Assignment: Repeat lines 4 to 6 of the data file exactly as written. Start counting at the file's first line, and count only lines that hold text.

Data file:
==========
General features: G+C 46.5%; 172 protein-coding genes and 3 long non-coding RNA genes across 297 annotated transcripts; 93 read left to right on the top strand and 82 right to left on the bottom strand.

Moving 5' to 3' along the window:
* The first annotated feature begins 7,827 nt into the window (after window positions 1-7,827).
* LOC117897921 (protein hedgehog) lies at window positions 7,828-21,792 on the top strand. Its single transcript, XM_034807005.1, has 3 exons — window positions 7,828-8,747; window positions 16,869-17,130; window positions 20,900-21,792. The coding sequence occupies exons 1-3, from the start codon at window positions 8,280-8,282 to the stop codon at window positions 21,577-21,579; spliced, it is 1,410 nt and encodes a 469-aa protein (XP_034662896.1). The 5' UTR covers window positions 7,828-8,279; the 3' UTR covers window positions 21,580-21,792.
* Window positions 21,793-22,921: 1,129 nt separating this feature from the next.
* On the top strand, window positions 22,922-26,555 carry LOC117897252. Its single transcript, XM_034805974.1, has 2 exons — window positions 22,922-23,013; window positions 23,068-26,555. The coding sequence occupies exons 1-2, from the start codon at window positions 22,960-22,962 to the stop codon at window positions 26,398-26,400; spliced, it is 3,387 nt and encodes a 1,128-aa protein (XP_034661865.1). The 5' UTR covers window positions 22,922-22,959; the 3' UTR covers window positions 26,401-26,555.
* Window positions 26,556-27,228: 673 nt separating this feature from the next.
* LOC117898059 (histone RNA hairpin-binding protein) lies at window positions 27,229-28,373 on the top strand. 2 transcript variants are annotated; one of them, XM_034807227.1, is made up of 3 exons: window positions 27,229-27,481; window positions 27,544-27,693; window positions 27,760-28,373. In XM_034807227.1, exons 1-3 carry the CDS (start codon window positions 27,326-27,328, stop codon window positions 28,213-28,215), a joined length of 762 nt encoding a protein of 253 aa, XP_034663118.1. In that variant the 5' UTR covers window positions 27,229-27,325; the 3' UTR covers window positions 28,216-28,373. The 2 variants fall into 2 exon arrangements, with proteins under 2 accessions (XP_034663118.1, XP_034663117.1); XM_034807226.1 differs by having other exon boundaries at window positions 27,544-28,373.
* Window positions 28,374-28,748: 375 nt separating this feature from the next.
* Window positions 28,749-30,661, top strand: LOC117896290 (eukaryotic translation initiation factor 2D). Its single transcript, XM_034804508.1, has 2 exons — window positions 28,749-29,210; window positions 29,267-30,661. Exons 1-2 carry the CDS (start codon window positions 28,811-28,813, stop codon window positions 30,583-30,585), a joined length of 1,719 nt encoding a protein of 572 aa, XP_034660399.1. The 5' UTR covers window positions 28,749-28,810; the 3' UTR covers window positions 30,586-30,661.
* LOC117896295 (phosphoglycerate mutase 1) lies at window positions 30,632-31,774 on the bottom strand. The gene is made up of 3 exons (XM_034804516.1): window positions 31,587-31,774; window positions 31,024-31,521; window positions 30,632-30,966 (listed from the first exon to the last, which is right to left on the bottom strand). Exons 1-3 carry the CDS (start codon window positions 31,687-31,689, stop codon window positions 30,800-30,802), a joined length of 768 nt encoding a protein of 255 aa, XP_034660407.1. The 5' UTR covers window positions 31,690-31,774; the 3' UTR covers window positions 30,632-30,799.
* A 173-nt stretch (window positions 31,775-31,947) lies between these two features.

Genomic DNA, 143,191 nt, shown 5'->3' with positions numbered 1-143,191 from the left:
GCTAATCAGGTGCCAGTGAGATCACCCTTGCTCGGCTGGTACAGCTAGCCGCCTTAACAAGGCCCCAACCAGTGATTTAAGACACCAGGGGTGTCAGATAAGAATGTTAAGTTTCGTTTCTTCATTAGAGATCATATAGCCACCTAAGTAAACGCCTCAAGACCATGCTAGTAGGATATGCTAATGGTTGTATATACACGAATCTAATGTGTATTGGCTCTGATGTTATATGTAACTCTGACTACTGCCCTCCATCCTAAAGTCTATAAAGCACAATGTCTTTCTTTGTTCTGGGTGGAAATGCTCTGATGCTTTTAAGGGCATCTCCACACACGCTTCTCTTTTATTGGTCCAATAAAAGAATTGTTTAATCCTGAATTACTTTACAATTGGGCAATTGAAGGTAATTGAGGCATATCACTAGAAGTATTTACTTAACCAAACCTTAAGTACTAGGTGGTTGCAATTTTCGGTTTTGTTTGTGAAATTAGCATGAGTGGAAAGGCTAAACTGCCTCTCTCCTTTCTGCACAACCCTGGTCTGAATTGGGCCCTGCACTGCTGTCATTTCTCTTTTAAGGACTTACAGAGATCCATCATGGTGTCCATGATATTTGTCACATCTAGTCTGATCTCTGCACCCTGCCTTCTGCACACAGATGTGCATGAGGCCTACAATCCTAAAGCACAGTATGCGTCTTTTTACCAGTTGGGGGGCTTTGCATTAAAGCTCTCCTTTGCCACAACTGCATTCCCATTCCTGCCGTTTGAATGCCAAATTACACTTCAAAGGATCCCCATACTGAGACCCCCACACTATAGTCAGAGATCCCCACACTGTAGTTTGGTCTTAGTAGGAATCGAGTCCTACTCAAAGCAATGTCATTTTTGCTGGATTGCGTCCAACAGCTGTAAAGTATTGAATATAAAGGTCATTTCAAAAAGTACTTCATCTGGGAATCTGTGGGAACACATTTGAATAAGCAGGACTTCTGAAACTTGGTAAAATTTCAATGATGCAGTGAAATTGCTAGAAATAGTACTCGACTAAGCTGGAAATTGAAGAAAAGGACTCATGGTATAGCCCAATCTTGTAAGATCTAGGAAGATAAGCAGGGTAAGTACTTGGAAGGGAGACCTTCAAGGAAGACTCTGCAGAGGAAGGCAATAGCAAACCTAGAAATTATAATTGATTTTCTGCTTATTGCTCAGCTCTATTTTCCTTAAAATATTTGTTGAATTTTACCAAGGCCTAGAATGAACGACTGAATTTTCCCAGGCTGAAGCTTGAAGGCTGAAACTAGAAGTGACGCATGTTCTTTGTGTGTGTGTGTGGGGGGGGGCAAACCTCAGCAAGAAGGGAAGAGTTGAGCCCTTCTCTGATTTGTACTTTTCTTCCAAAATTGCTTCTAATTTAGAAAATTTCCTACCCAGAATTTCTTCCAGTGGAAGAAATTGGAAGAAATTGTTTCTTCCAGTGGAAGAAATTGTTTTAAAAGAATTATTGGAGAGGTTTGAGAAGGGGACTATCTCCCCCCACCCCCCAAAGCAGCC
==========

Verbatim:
* LOC117897921 (protein hedgehog) lies at window positions 7,828-21,792 on the top strand. Its single transcript, XM_034807005.1, has 3 exons — window positions 7,828-8,747; window positions 16,869-17,130; window positions 20,900-21,792. The coding sequence occupies exons 1-3, from the start codon at window positions 8,280-8,282 to the stop codon at window positions 21,577-21,579; spliced, it is 1,410 nt and encodes a 469-aa protein (XP_034662896.1). The 5' UTR covers window positions 7,828-8,279; the 3' UTR covers window positions 21,580-21,792.
* Window positions 21,793-22,921: 1,129 nt separating this feature from the next.
* On the top strand, window positions 22,922-26,555 carry LOC117897252. Its single transcript, XM_034805974.1, has 2 exons — window positions 22,922-23,013; window positions 23,068-26,555. The coding sequence occupies exons 1-2, from the start codon at window positions 22,960-22,962 to the stop codon at window positions 26,398-26,400; spliced, it is 3,387 nt and encodes a 1,128-aa protein (XP_034661865.1). The 5' UTR covers window positions 22,922-22,959; the 3' UTR covers window positions 26,401-26,555.